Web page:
||Films by Christian
The Melba Films
|Image from Bruine Squamma—Part 1
By Fred Camper
1969 P. Adams Sitney, a leading critic of avant-garde cinema, published
an article called “Structural Film” in
Film Culture outlining a
growing trend, only a few years old, toward the use of “predetermined and
simplified” forms. Most of the filmmakers Sitney named—among them Ernie
Gehr and Michael Snow—resisted his thesis, protesting that their work could
not be so easily categorized. And indeed certain forms—the rapid cutting
between different perspectives on a corridor in Gehr’s Serene Velocity
and the complex, circular camera movements surveying a far northern wilderness
in Snow’s The Central Region (1971)—may be simplified, but the films’
evocative, poetic effects are not.
What happened next was often alarming and disheartening. A number of filmmakers began making “structural” films—and adopted the label proudly, seemingly using it as a cover for their lack of sensitivity or imagination. Formulaic attempts were made to apply the structures of earlier films to new subjects, showing no understanding that the two are interdependent. The work became pedantic and mechanical; at times there even seemed to be a contest between dumb and dumber. One 40-minute film used solid black and white frames to illustrate with stupefying completeness the addition and subtraction tables. In Britain a number of leftist filmmakers declared themselves “structuralist/materialists” and began using their work to point out to viewers that film was just an illusion—as if the people who went to avant-garde films didn’t already know this. I once saw a kind of nightmare version of a bad Polish joke—“What is a Polish structural film?”—that showed a Chopin etude being played on a piano, then played in reverse, then played in forward motion with the sound in reverse, and so on.
Meanwhile a group of filmmakers came together in Paris in 1974—later called the Melba group—and pursued their own version of structural filmmaking. When I first saw a program of this work a year ago I was stunned: these aesthetically sensitive, subtle, and usually quite beautiful films represented a uniquely French response to the challenge of structural filmmaking. Evocative, gentle, thoughtful in their use of form, and utterly unformulaic, the Melba films were a joy to behold. Yet the films in two programs at Chicago Filmmakers on April 21 have been shown at most twice in the United States, in New York and San Francisco. The first program is devoted to Christian Lebrat, who will be present, and the second to three other Melba filmmakers.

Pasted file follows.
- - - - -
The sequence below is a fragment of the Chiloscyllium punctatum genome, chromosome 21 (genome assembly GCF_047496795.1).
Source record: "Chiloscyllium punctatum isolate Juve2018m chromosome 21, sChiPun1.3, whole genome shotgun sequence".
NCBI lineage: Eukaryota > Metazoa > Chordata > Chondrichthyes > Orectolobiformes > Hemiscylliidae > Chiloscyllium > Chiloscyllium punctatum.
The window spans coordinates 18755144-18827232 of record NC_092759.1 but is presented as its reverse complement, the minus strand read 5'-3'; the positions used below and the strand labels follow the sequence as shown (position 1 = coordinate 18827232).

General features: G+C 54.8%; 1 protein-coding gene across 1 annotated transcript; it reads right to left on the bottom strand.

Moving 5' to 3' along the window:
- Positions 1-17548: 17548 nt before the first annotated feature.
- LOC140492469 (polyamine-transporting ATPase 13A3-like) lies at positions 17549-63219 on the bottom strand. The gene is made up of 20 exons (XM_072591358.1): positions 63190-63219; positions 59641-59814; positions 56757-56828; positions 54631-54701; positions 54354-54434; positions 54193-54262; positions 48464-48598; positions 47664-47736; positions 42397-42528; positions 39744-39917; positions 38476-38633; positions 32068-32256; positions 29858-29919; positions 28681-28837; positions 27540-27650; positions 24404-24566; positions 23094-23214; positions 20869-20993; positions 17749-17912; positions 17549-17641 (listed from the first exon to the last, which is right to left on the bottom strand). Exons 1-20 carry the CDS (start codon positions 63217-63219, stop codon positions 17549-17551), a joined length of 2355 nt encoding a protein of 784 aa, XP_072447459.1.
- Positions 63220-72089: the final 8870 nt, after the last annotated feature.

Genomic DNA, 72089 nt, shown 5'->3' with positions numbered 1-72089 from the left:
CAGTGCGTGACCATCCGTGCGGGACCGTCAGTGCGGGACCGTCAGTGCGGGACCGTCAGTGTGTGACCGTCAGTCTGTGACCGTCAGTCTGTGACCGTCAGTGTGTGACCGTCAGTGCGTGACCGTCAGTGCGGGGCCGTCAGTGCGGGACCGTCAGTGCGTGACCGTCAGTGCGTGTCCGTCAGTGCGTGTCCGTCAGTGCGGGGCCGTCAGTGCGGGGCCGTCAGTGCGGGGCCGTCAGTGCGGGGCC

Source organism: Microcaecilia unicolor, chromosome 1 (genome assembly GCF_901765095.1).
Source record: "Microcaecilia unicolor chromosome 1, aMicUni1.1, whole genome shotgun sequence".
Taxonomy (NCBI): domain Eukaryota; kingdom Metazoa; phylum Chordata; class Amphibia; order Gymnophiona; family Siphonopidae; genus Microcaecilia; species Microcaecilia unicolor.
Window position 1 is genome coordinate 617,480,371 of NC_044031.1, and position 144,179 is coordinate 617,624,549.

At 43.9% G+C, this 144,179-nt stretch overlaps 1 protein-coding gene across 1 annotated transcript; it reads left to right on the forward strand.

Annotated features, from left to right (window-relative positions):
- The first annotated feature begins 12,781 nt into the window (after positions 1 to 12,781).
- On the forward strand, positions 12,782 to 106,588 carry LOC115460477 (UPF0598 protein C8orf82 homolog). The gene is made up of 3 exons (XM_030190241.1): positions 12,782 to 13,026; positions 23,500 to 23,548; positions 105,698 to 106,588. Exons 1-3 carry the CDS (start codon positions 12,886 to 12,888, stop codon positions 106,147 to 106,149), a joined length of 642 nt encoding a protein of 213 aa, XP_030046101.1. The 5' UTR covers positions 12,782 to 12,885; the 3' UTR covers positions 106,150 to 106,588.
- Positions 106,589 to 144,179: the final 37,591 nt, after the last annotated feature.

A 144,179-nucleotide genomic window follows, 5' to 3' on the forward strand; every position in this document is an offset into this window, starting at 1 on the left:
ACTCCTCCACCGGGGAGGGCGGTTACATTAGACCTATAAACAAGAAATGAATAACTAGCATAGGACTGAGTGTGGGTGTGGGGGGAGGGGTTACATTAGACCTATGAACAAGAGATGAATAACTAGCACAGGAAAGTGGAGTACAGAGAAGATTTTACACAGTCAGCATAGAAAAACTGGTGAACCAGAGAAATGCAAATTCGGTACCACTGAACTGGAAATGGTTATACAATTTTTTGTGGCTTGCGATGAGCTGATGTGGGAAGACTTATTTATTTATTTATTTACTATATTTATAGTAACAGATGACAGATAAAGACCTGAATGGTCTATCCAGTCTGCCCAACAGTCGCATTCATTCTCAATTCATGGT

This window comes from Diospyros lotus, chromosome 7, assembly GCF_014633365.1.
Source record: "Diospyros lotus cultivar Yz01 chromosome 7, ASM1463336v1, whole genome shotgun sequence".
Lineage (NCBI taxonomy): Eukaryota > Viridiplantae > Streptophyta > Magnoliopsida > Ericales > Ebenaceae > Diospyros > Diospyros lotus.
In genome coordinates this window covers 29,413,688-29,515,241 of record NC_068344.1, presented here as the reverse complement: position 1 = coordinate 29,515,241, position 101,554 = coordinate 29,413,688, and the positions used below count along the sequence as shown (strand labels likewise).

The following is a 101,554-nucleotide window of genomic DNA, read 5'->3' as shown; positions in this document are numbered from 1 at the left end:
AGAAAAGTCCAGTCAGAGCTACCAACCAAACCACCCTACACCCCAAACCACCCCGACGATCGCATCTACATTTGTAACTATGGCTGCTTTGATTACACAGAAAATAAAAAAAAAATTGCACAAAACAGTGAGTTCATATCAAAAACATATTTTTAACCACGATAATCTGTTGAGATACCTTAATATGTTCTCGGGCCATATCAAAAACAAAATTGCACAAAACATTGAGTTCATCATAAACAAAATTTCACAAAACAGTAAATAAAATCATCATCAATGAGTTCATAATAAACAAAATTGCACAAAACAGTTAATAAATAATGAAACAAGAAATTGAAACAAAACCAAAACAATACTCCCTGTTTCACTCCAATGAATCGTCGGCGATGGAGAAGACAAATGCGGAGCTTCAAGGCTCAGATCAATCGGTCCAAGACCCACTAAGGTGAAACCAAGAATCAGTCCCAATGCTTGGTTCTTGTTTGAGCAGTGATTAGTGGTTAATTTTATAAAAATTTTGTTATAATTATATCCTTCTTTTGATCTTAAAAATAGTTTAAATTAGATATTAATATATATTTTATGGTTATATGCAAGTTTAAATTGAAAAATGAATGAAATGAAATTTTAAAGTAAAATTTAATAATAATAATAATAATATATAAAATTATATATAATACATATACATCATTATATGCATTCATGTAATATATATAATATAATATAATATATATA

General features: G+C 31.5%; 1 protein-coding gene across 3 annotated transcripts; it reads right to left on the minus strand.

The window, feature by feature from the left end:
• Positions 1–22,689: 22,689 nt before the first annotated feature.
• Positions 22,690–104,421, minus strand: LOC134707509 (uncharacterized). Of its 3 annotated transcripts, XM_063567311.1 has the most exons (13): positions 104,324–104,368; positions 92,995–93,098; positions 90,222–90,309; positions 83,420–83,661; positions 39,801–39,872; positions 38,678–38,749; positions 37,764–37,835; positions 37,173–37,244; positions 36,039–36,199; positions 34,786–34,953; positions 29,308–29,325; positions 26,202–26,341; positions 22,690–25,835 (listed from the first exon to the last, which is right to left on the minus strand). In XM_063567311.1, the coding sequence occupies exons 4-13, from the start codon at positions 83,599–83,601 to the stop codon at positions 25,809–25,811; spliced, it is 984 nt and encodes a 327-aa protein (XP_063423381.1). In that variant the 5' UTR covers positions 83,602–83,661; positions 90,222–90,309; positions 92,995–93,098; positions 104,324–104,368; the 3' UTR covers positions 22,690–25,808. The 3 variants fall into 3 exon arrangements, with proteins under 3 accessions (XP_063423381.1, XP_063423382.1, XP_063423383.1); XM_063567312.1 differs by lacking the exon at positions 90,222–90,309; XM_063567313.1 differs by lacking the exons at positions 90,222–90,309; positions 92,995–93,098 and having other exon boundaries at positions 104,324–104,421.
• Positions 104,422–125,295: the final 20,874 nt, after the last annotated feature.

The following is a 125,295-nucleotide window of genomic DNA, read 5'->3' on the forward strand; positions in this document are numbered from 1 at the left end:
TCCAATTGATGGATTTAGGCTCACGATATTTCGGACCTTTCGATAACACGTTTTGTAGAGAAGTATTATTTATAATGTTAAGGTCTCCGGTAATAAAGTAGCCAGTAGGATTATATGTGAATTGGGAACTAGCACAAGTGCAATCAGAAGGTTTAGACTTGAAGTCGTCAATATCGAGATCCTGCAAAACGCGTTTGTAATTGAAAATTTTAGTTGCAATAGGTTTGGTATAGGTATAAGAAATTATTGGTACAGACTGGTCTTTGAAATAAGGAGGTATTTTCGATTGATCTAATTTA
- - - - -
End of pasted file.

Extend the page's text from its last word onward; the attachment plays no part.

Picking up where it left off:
The intent and effects of this work are almost directly opposed to the British structuralists’ emphasis on film’s materiality. In a 1991 article Lebrat stresses the difference between the way colors look on a strip of film and the way they look on the screen, a transformation that produces the “unexpected and extraordinary effects” that make films “magic.” In his own films Lebrat eschews the formulas of some British and Americans; even when there are systems organizing his colors and images, they never feel predetermined: there always seems room for surprise.
Born in Paris in 1952, Lebrat was interested in painting by high school; seeing a Rothko retrospective in 1972 was key for him. “It shocked me—I adored it. I spent two hours looking at the paintings in one room,” he told me. Soon he began shooting with a regular eight-millimeter camera a friend loaned him. A second revelation came a few years later, in 1976, when an avant-garde filmmaking series programmed by Peter Kubelka came to Paris; Kubelka’s own films, employing extremely precise editing (some of them have been called structural), were what impressed Lebrat—and the other filmmakers who were soon to join him. “I thought that this was the best work I’d ever seen in cinema. It gave me a very important impulse to continue. I understood immediately that Kubelka was working with the entire frame like energy, but I didn’t want to repeat Kubelka.” One of the new directions Lebrat pursued was to divide the frame, incorporating multiple images within each one.
Six of the eight Lebrat films being screened Friday fall into two groups, one abstract, using solid or blurred colors, and the other dividing the frame. Of the other two, the 1981 Self-Portrait With Apparatus is a kind of meditation on the film frame—quadruple exposures of Lebrat moving slitted strips of paper as he made one of his color films. Unlike the British, who would typically establish the frame as a fixed rectangle, Lebrat multiplies and blurs suggestions of frames, turning them into a profusion of linear movements whose effect is almost vertiginous. The eighth film is Lebrat’s last, the 1985 Le moteur de l’action (a M.D.), a dadaistic work made with found footage—outtakes from a narrative film. He stopped making films after this because, he says, “I thought I could only repeat myself.”
For the films in which Lebrat divided the screen he placed a piece of paper with one or more slits in it in front of the lens, allowing only a narrow strip of imagery to register. He then exposed the film multiple times, layering images. The initial effect is confusion—it’s often hard to identify from these moving slits what we’re seeing. But soon the eyes acclimate, and when one does recognize fragments of a nude woman (Lebrat’s wife) in a landscape in Film Number Two (1976), she has the quality of an apparition. Shown in a different way than thousands of years of nudes have led us to expect, this woman is charged with a vital, surprising erotic energy.
The densest film of the divided-frame group is the aptly titled 1978 Networks, which includes as many as 20 exposures of the same roll of film. Here only one slit was used, but Lebrat combines within one image many narrow strips taken at diverse Paris locations, sometimes seen through colored filters. The enclosed, even claustrophobic space of the strips contrasts with Lebrat’s superimposition of them and with the movement within the strips and by the strips within the frame. For instance, Lebrat undercuts the strips’ linearity by rotating the camera, creating vortexlike swirls. Paris is recognizable in the fragments of ornate buildings we see. But, more to the point, Lebrat’s layered imagery is a metaphor for the dense cultural layering of Paris itself—buildings and street plans from different periods and in different styles, and structures that have long, complex histories. The film is alive with glimpses of urban spaces about which one feels there is much more to know, but Lebrat’s multiple, continuous movements propel one forward.